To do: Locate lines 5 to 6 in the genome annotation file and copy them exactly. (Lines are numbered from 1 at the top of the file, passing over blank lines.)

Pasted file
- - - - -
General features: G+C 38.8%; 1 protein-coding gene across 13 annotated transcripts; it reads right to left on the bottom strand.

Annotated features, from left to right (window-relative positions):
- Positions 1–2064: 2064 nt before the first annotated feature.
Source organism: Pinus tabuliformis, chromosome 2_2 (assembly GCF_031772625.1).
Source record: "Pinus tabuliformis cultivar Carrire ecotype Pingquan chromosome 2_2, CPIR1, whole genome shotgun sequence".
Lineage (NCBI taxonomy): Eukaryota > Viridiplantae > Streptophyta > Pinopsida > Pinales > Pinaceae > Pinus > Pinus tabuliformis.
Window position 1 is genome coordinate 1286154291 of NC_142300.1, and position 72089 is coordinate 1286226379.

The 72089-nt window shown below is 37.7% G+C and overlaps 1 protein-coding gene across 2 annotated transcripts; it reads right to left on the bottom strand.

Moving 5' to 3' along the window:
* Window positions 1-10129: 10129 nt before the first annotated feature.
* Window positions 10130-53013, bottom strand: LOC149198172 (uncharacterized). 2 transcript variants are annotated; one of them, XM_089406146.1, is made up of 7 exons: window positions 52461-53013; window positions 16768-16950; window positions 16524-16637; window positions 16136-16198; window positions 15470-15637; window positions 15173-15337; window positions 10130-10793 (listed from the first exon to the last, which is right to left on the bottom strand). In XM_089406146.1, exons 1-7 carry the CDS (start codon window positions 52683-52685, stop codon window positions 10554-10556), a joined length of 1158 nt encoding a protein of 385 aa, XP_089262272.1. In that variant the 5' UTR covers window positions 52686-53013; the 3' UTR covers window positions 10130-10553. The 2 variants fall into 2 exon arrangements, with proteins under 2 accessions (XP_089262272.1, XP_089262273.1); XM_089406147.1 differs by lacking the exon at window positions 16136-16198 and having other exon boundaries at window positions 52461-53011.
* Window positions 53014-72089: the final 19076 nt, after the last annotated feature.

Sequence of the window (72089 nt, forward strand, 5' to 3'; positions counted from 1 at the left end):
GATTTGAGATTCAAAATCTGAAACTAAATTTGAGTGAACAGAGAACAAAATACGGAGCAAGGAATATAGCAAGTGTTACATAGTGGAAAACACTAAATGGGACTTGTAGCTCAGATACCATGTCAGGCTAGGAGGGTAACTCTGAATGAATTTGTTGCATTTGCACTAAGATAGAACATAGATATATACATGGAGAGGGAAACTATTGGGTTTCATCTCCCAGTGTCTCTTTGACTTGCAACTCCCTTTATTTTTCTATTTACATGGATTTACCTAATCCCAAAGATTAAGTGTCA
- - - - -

Source record: "Pinus tabuliformis cultivar Carrire ecotype Pingquan chromosome 2_2, CPIR1, whole genome shotgun sequence".
Lineage (NCBI taxonomy): Eukaryota > Viridiplantae > Streptophyta > Pinopsida > Pinales > Pinaceae > Pinus > Pinus tabuliformis.